12. 12.  Figure shows how the machine operate: The weft yarn, which is fed from cone 7, is drawn-off by a feeding and measuring device 2 and then passes through a tension regulator 3 and a weft clamp 4. When the insertion has to take place, the weft clamp loosens its hold and the thread inserted inside a nozzle 1 is struck by a jet of pressurized water and launched through the shed at high speed. After the insertion has taken place, while the weft is hold flat by the threads which are moved by the leno mechanisms 5, the thermal knives 14 enter into action on the launch side to cut the weft, and on the opposite side to trim the fabric. A yarn clamping device 13 holds the weft waste which is cut off by the right-handed thermal knife, while rotating gears arrange for its removal (centre selvedge).  The water is conveyed by a pump 8, provided with a filter, the piston of which is controlled by a cam 10 producing the phases of water suction from the container 9 and of water supply to nozzle 1.  The sequence of the launch phases is the following: the pump 8 enters into action and the initial water jet serves only to straighten the residual small piece of weft, from nozzle 1 to thermal knife 14. This action, which has a duration time varying from 5 to 30 rotation degrees of the main shaft, depends on the yarn count and is named guide angle. The yarn flight forms a so-called flight angle, leaving clamp 4 open to permit to the pressurized water jet to insert the weft thread into the shed. The clamp opening time varies according to reed width and to loom running speed. On yarn exit from the shed, there is an electrical feeler or an infrared sensor which checks the presence of the weft end and makes the machine to stop in case of absence of the weft.  A drying device removes the humidity absorbed by the fabric, sucking it through grooves produced in the front beam 6 of the machine. A maximum of two weft colours can be inserted (weft mixer). 2
  13. 13. Fluid Jet View
  14. 14. Reed Width : 170, 190, 210, 230CM RPM : 1200 RPM Max. Amount of Heald Frame : Filling Insertion Rate : 2280 M/ Minute Max. Power : 3.5 KW, 4.6KW Weft Density : 5 ~ 60 pick / cm 10pcs max. for Plain Shedding type ; 16pcs max. for Dobby Shedding type
  15. 15. Polyster & Nylon Taslon Artificial silk Glass & carbon synthetic Filament
  16. 16.  Water-jet looms are less commonly used than air-jet, but they are preferred for some types of fabrics.  They are less noisy  Require less space than most other types  Minimal damage to warp yarns during the weaving operation.  As there is no abrasion on warp yarns by the jets of water.  Mostly suitable for filament yarns as the moisture absorption property is less in filament yarns.  The power consumption for inserting the weft yarn is very less. Hence it is economical for the industries to use this Water Jet Weaving Machines in weaving the filament yarns. 1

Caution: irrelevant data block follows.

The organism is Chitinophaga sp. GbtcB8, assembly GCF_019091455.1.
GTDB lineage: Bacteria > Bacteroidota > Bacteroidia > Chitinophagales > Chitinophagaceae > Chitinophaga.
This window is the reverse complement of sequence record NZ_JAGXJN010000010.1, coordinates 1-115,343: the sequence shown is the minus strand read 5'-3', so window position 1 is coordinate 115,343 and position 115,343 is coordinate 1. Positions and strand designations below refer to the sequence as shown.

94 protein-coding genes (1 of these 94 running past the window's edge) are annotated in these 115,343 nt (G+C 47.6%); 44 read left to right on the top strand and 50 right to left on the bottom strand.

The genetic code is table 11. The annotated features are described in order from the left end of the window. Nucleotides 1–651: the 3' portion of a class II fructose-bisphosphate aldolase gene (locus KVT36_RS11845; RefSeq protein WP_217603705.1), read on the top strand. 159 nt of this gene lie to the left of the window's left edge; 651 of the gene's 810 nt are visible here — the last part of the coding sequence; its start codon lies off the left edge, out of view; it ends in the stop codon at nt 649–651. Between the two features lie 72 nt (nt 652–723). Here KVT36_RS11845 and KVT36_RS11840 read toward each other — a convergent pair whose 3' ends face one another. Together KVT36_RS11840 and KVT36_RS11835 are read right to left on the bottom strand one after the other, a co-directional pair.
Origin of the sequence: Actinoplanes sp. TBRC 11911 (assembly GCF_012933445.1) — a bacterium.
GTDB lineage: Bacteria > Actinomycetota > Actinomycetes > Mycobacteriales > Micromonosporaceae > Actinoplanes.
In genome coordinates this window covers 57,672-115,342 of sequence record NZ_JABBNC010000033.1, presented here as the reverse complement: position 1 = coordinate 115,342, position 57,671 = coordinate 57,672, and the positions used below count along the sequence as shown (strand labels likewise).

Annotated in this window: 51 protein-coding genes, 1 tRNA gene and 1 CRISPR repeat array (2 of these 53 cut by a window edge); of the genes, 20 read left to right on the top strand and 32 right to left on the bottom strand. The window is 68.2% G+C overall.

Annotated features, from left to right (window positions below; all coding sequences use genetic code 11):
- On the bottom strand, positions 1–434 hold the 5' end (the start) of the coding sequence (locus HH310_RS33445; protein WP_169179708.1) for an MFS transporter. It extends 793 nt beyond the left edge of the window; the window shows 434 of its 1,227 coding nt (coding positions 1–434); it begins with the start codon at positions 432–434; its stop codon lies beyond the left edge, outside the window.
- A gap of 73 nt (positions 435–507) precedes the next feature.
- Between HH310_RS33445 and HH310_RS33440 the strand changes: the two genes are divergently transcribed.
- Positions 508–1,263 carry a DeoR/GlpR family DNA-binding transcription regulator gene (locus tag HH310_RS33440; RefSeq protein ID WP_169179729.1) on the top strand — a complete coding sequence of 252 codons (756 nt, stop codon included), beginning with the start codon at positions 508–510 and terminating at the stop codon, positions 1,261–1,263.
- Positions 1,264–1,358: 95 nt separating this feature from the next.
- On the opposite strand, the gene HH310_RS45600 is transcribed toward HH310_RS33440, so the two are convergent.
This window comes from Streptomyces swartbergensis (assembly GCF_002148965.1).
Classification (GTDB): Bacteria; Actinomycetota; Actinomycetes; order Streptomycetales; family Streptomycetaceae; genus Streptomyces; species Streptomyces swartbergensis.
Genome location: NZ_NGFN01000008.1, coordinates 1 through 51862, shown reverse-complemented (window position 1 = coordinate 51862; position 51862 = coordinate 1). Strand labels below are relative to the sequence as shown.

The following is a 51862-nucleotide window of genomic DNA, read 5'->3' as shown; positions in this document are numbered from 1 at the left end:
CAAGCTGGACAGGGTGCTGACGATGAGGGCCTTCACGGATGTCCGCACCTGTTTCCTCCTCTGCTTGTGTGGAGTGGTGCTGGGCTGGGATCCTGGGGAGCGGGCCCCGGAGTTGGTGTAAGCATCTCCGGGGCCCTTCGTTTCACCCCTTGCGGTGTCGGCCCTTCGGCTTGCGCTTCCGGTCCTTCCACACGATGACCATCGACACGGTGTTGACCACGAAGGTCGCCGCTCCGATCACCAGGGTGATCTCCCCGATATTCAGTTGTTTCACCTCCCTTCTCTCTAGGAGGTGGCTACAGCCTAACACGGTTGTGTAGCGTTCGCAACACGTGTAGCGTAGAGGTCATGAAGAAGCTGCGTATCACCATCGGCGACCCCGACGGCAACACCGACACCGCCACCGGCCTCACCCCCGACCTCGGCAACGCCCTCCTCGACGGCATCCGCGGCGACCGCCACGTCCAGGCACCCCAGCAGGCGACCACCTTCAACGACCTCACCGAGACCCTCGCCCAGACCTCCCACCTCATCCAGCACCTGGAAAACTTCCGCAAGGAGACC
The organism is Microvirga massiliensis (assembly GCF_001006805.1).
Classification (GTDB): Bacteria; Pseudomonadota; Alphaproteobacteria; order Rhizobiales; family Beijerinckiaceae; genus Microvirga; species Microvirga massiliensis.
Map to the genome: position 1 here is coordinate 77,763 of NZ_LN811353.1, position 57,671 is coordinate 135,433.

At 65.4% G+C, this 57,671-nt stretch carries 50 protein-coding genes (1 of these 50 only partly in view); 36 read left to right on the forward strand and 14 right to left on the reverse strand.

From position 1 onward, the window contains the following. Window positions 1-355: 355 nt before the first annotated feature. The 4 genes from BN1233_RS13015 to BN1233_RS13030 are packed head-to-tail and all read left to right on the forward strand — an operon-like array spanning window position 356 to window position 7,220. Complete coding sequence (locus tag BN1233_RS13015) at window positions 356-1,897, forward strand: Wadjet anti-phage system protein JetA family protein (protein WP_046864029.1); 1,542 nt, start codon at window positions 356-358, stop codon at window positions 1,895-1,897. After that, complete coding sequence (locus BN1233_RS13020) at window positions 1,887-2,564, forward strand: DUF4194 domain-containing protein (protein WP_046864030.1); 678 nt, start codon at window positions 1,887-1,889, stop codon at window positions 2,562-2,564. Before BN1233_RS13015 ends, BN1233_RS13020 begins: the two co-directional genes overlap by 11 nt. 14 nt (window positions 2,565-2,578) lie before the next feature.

17. 17.  Excellent Maneuverability  High Efficiency  Low Drag and Shallow Draught  Low Maintenance  Smooth and Quiet  Total Safety  Maximum Engine Life  Simplicity  Easy installation Better fabric quality. User-friendliness, with easy, straightforward machine operation Minimal wear . ● Ease of operation. ● High fabric quality irrespective of speed. ● Pick density alterable while the machine is in operation. ● Immediate help trouble-shooting problem. ● Self-adjusting stop position of the 2
  18. 18.  They cannot produce as great a variety of fabrics (no heavy or bulky yarns), nor can they produce as a wide a fabric (jets have less yarn-carrying power).  Water-jet looms are best suited only for weaving filament yarns made of hydrophobic fibers (water-resistance fiber) like nylon, or polyester/cotton.  wet fabric cannot be stored in a roll, water jet looms are equipped with efficient drying units.
  19. 19.  Air and Water jet machines can weave fabric at higher speeds compared to the projectile and rapier looms.  The high power consumption results in higher costs.  The flow of the air is also difficult to control and waste heat produced by the compressors is sometimes wasted when it could be used for other operations in the factory. However cooling of the factories via air Conditioning  Air and water jet looms are save the energy costs in this way.  The rapier and projectile looms produce a lot more heat and so air Conditioning is often installed to keep temperatures down within the factory (‘.’)
  20. 20.  From the data's collected we can clearly understand that the water Jet Weaving has its own higher production rate and advanced technologies.  The water Jet loom in the recent years playing a major role in the fabric manufacturing of ( Synthetic fabrics ) but these Weaving Machines have certain disadvantages like selvedge problems which is not yet that much cleared etc

×